Lesley Poling-Kempes presents a Chautauqua about several women writers of the Southwest. Made possible by the New Mexico Humanities Council (nmhum.org). A Chautauqua is an entertaining lecture and performance, bringing history to life. The technique is named for the resort in Chautauqua, NY, where adults on vacation could learn, beginning in 1874.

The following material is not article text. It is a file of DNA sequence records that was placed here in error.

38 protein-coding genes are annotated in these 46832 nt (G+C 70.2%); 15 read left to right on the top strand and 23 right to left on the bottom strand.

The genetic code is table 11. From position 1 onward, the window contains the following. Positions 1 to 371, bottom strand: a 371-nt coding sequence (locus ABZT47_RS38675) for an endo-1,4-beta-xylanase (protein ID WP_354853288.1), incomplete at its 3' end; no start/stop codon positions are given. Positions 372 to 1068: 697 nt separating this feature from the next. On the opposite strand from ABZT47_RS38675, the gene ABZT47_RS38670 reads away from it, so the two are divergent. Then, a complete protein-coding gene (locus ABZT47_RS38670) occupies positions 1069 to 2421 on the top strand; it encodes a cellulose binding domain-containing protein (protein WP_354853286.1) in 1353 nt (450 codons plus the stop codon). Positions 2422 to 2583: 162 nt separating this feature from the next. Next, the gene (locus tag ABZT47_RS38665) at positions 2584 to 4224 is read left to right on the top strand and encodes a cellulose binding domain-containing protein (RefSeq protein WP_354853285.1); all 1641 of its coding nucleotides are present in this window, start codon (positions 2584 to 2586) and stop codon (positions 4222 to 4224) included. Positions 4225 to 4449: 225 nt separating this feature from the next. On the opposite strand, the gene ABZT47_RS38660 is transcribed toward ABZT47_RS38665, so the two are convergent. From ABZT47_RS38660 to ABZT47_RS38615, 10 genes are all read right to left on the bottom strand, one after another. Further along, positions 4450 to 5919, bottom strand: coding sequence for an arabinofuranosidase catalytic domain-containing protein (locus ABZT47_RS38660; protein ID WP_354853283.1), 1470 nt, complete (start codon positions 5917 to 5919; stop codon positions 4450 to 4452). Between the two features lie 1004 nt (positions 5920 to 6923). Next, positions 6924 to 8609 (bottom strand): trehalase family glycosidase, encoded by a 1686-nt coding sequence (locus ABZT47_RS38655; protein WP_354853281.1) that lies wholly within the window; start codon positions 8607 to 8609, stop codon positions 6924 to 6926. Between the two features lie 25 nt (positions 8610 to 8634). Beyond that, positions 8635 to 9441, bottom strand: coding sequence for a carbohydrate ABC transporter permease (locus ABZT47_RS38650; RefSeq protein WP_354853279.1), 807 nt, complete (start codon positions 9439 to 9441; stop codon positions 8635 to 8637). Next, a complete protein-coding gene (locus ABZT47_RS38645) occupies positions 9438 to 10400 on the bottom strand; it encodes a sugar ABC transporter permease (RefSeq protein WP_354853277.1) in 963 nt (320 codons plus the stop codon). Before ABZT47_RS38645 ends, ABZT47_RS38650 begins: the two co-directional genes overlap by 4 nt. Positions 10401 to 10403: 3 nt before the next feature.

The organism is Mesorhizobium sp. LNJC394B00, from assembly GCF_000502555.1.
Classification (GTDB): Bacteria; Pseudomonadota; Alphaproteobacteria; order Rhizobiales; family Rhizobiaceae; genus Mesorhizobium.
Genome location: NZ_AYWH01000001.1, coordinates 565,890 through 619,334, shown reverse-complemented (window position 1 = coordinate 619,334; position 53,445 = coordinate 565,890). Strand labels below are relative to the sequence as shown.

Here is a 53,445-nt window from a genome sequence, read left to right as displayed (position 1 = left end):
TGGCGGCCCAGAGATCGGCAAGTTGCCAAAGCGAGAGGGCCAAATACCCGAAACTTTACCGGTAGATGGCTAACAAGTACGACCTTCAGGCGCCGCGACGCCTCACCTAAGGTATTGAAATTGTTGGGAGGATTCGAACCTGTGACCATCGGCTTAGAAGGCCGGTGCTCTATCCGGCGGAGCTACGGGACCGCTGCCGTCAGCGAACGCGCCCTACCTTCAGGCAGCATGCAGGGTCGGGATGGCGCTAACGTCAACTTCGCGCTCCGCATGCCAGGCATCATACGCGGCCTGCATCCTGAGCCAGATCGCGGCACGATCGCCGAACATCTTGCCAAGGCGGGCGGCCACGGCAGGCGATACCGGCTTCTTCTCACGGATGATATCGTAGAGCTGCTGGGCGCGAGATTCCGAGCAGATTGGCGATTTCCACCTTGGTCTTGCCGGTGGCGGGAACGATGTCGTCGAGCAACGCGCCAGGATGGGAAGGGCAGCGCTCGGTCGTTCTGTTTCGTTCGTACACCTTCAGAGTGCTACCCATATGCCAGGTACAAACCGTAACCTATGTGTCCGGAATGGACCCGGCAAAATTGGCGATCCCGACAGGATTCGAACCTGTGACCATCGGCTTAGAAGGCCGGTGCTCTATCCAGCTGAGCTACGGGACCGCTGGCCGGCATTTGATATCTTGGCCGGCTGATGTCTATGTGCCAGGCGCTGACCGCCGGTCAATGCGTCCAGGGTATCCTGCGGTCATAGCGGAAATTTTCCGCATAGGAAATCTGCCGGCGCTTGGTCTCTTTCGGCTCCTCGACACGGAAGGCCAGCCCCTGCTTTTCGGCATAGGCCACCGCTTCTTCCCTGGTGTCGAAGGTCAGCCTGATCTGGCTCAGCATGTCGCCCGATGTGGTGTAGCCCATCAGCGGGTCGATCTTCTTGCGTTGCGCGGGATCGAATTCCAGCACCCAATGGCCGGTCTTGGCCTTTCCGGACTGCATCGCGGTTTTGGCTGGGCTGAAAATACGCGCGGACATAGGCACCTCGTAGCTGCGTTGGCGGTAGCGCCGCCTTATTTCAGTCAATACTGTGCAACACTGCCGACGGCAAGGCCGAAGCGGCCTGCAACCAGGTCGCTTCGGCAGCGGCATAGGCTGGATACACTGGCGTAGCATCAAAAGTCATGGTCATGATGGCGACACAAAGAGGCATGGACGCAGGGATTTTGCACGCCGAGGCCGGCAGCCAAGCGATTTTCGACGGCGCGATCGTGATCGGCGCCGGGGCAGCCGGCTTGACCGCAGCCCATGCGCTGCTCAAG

Ladies of the Canyons is a lecture/slide show about remarkable women who left the security and comforts of genteel Victorian society and journeyed to the American Southwest in search of a wider view of themselves and their world. Educated, restless, and inquisitive, Natalie Curtis, Carol Stanley, Alice Klauber, and Mary Cabot Wheelwright each left behind the comforts and confines of upper-class American society to explore the land and cultures of the exotic Four Corners Indian Country. They came into the Southwest between 1900 and1922 when the region’s indigenous people were undergoing cultural assault and intellectual scrutiny by the “civilized” world. Each of these women became art and cultural preservationists years before these causes were recognized as American ideals. Their friends included Louisa Wade Wetherill, Alice Corbin Henderson, Mabel Dodge Luhan, Elsie Clews Parsons, Mary Austin, and Willa Cather. Their adventures took them to Monument Valley and Rainbow Bridge, into Canyon de Chelly and the Grand Canyon, across the high mesas of the Hopi, and to the pueblos and the villages along the Rio Grande. Their saga includes Boston’s Brahmins, the Greenwich Village avant-garde, the building of San Diego’s Balboa Park, and the birth of Santa Fe’s art and literary colony.